Figure 7.01. Perfusion-limited (nitrous oxide = N2O & oxygen) transfer of oxygen vs. diffusion-limited transfer (carbon monoxide = CO).
Since CO has a very high affinity for hemoglobin (Hb, 230-times that of oxygen), it combines with Hb almost as fast as it diffuses across the alveolar-capillary membrane. Thus, its partial pressure hardly rises at all in the blood.
In contrast, N2O does not combine with Hb or anything else in the blood, so its partial pressure rises very rapidly to attain the same value as in the alveolar gas. Therefore, its diffusion ceases since there is no longer a gradient driving it - its diffusion can only continue if the gradient is restored by bringing in fresh blood. Thus the diffusion of N2O is dependent on blood flow while diffusion of CO depends on the properties of the "membrane" itself, i.e. its surface area and thickness characteristics.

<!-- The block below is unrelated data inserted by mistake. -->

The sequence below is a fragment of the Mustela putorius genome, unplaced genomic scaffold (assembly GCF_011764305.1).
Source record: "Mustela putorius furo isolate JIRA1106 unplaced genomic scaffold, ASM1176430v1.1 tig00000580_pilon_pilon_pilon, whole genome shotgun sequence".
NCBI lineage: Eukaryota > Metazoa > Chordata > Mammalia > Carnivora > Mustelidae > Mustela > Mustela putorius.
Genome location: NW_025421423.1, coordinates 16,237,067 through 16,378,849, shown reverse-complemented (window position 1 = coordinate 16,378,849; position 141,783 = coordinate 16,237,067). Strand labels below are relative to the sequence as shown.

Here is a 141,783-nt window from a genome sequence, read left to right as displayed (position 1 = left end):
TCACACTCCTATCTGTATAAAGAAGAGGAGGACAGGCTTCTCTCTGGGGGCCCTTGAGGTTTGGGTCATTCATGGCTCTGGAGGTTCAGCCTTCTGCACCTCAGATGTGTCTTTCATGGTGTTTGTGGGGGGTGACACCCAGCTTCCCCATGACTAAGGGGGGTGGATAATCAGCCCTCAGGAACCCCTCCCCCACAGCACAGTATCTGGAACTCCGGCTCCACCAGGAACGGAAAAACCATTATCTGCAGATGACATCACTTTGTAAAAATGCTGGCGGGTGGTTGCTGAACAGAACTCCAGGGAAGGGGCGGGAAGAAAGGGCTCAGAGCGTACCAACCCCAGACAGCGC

Oxygen transfer is more dependent on blood perfusion rate, in contrast to CO where transfer is dependent on the diffusion properties of the membrane (surface area and thickness). Thus, when pulmonary diffusing capacity is measured clinically, CO is used as the test gas.
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